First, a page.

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Want to help research history of Avimor-Spring Valley Ranch?

Before this morning, the oldest information I had about historic Avimor/Spring Valley Ranch residents was from 1897 when the original ranch area was called “Howell”, probably names for William & Eliza Howell. There are even some old maps showing Howell as a town. However, this morning I come across a land patent online showing Llewellyn Argabright as having received homestead land patents back in 1884 and another portion in 1889. These are handwritten Homestead Act land grants signed by Presidents Chester A. Arthur and Benjamin Harrison, respectively. The land Llewellyn owned then makes up the bulk of the currently developed Avimor community.

With a little research of online sources I was able to discover a little more about Llewellyn Argabright. He was the youngest of six kids born in Missouri in 1854 to James W. Argabright and Elizabeth Hillix. The family moved to Kansas in 1855 where Llewellyn’s mother died sometime before 1859. In 1859, the family moved to Nebraska where James Argabright remarried and had four more children.

Llewellyn shows up again on historical records on the 1870 Census, in Idaho, but he is 15 years old and living with and working on the farm of the William & Victoria Thurman family; which may have been family or friends from the Missouri-Kansas days. It was not uncommon in those days for families to send their kids off to be raised and to work for other families.

An Ada County marriage certificate shows 23 year old Llewellyn being married to Martha Belle Roberts (she went by “Belle”) on March 10th, 1878.

Then we have the 1884 and 1889 land patents here in present day Avimor.

I found a May 5, 1889 mention of Llewellyn and Belle Argabright conveying a portion of their land here to Benjamin Wilson and George W. Williams. Two more names I had not previously encountered that we’ll need to research.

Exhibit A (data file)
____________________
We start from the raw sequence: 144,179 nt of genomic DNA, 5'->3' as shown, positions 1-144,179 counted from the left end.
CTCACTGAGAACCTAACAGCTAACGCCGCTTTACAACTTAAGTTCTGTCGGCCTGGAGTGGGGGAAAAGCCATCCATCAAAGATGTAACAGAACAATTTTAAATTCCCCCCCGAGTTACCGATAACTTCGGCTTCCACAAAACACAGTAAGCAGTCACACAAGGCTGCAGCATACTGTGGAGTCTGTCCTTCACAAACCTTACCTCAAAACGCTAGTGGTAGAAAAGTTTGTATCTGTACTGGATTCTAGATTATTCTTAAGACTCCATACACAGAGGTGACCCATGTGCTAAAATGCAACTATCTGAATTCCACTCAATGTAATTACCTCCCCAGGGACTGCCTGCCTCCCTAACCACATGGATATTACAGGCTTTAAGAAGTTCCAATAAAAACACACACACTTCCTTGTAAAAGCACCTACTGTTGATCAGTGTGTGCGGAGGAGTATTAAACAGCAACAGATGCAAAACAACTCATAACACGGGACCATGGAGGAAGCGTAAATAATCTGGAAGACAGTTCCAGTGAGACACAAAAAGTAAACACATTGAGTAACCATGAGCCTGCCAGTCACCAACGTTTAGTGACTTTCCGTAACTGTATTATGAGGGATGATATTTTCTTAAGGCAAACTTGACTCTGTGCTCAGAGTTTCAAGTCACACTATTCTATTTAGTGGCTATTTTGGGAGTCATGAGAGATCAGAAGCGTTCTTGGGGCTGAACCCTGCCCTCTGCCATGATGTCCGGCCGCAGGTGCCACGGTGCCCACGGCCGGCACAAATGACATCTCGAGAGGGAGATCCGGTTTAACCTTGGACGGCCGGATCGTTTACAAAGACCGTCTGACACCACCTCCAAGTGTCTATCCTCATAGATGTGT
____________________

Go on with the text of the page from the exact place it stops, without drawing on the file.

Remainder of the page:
The 1900 Census has Llewellyn, Belle and their seven kids ages two to 18 in Garden Valley, Idaho, about a 30-45 north–northeast of Avimor. I also found 1889 land patents for an Argabright family member in Garden Valley. The 1910 Census has the family still in Garden Valley with Belle listed as head of household. No Llewellyn.

An Oregon death certificate shows Llewellyn died in Malheur County, Oregon on Jan 11th, 1914. There is a record – without dates – of a Llewellyn Argabright buried at the Dry Creek Cemetery, not far from Avimor. So why wasn’t he with his family in 1910? Was he simply working in eastern Oregon for a time and died there and was brought back to be buried here? Or is the Llewellyn Argabright buried at Dry Creek Cemetery a child of Llewellyn and Belle?

Mysterious. Fertile ground for more research.

If this kind of thing that fascinates you?! If so, please get with Robert Mortensen to start your own quest down Avimor’s history lane. He has a long list of family names of early homesteaders to research and the more help, the merrier.